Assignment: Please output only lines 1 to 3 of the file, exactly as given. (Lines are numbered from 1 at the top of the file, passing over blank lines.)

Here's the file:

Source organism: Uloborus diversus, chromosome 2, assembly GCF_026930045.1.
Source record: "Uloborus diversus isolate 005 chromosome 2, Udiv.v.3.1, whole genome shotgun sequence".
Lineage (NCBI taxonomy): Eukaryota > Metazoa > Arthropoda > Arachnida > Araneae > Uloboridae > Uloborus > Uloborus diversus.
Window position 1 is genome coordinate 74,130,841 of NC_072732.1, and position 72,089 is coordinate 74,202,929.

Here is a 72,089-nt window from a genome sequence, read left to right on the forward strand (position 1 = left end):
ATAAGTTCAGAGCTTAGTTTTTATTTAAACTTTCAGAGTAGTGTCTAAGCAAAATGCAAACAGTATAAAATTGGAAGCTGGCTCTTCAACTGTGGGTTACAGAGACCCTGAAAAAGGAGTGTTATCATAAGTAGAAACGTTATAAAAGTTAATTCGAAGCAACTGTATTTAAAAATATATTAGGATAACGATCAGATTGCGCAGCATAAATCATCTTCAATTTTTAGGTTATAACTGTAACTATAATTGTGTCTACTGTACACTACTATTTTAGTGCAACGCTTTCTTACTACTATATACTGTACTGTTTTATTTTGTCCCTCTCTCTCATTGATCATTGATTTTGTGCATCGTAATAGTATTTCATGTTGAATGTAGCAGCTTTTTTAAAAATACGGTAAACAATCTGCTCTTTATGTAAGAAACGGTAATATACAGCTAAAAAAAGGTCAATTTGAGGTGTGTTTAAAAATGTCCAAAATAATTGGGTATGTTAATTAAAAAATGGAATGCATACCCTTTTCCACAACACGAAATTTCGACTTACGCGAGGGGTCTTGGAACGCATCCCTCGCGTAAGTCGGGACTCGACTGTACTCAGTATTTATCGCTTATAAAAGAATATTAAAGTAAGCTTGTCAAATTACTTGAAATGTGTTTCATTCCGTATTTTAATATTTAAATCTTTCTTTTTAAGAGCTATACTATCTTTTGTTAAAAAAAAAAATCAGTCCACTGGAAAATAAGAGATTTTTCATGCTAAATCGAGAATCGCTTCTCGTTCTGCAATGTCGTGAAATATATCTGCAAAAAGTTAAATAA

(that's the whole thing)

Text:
Source organism: Uloborus diversus, chromosome 2, assembly GCF_026930045.1.
Source record: "Uloborus diversus isolate 005 chromosome 2, Udiv.v.3.1, whole genome shotgun sequence".
Lineage (NCBI taxonomy): Eukaryota > Metazoa > Arthropoda > Arachnida > Araneae > Uloboridae > Uloborus > Uloborus diversus.